Skip to main content

Could "scuffgate" force Apple into an iPhone 5 recall?

The iPhone 4 had Antennagate, the 4S had Siri’s “pro-life” glitch – and now, the iPhone 5 (which we’ve just reviewed) has a scandal all of its own. If hundreds of consumer reports are to be believed, it seems that 30 to 40 per cent of all iPhone 5s are arriving with scuff marks – damage to the sides and back of the case that range from minor abrasions, all the way through to nicks where the coating of the phone has been completely removed, exposing the aluminium chassis beneath.

Scuffgate doesn’t seem to be a localised issue: There have been reports coming in not just from Europe, but users in the U.S. and Hong Kong are also reporting scuffed phones. The damage isn’t being caused by overzealous Apple fans, desperate to get their sterilised tentacles on the new iPhone, either. The scuffed iPhones are seemingly already damaged when they arrive, before anyone has had a chance to handle them aggressively.

What could possibly be causing the damage? Let’s investigate.


Before we start, let’s run through the iPhone 5′s construction, which is quite different from the iPhone 4 and 4S. While its predecessors were made from stainless steel, the iPhone 5 is made from aluminium. Aluminium is lighter than steel (which is one of the reasons that the iPhone 5 is 20 grams lighter than the 4S), but it’s also a very soft metal. To make it a little more rugged, the back and sides of the iPhone 5 are anodised.

In its base state, the surface of a piece of aluminium very rapidly forms aluminium oxide. Aluminium oxide makes the aluminium more resistant to wear and tear, among other additional benefits. The problem is, though, this natural oxide layer is very thin (in the order of a few nanometres). Anodisation is a process that creates a much thicker layer of aluminium oxide (a few microns; a few thousand times thicker than normal oxidation). Anodisation also tends to create a bumpy texture, which can then be used to apply paints/dyes (which don’t stick to raw aluminium).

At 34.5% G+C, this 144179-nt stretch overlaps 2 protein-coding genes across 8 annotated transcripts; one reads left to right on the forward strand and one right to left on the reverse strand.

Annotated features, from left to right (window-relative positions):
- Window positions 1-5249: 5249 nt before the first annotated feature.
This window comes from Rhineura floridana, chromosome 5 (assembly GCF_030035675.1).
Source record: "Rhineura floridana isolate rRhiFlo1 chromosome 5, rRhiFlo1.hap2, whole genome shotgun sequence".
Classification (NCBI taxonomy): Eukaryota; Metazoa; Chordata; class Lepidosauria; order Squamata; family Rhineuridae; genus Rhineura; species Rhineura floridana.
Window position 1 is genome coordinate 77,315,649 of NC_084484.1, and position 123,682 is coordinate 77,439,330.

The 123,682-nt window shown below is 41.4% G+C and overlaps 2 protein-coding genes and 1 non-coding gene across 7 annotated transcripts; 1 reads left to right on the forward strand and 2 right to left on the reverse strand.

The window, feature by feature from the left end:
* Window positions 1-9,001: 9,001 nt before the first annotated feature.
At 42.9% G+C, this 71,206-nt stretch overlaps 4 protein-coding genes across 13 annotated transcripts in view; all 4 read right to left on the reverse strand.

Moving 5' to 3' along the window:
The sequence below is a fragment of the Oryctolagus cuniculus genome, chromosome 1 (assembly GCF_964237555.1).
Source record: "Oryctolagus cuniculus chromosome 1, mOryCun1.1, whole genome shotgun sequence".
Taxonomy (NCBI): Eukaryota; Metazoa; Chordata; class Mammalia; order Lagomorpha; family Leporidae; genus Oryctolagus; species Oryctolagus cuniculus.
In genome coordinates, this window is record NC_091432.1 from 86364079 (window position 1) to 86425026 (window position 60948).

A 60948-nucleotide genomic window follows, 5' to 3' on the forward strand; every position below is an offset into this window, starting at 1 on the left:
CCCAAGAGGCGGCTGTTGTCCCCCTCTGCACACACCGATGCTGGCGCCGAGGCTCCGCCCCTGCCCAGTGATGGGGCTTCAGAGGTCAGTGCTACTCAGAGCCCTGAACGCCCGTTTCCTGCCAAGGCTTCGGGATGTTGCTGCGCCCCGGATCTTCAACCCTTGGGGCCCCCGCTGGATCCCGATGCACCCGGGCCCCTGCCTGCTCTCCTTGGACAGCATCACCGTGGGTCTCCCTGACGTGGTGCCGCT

Now, anodisation definitely makes a piece of aluminium tougher – but it doesn’t make it that tough. You probably won’t rub through an anodised layer with your fingers or nails, but another piece of metal will easily remove anodisation. Usually another protective layer of sealant or lacquer is added to make it more wear-resistant – but sadly, it seems like the iPhone 5 lacks that extra protection.

As you can see in the (adorable) video below, a two-year-old has no problem scuffing the iPhone 5.

But where is it being scuffed?

The question, though, is how are the new iPhones being scuffed before they’re unboxed? Without being privy to Apple’s entire supply chain, we can only guess – but really, there are only two options: While being manufactured, and/or during shipping.

It is possible that the anodised coating is so soft that it’s being scuffed by Foxconn’s workers at the iPhone 5 production line in Taiyuan, China. Putting an iPhone together is a fiddly business, and there are undoubtedly times when a worker’s tools might accidentally scratch the case. There are also robotic arms and conveyor belts involved in the production process – if either of those happen to be too overzealous, scuffs could occur.

The problem with this answer, though, is that the phones wouldn’t pass quality assurance (QA) – unless QA itself was causing the scuff marks, or if the damage was caused after QA (perhaps as the phones are being boxed).

Once the iPhone 5 is boxed, it’s held firmly in place by plastic and paper – two materials that really shouldn’t scuff the anodised coating, and there isn’t enough room for the phone to rub backwards and forwards anyway. There are plastic protectors on the front and back of the device, too.

It seems most likely that the scuffs are being caused at the production line in China.


In addition to out-of-the-box damage, many users are also reporting that it’s incredibly easy to scuff an iPhone 5 through everyday usage. Over at MacRumors, 36 per cent of 1,300 polled users reported that their phone was scuffed out of the box, and a further 10 per cent had inadvertently damaged it within a few hours. Again, in the iFixit video above, you can see that the anodised coating on the chamfered edge is incredibly easy to rub off.

Really, any way you look at it, your iPhone 5 will probably end up looking like a wreck after a few weeks of use. Unless, of course, you protect it with a case… which is kind of ironic, considering Apple is at pains to impress upon us how many millions of man hours it took to re-engineer the iPhone 5 to make it the thinnest, lightest, and most beautiful smartphone ever to grace this planet.

If you have a damaged iPhone 5, Apple Stores will apparently replace it. If the MacRumors poll really is representative, though – if a full 45 per cent of shipped iPhones are damaged, or easy to damage – then the problem is obviously endemic to the iPhone 5′s design and anodised chassis, and perhaps a full product recall is in order.

Image Credit: iFixit and The Verge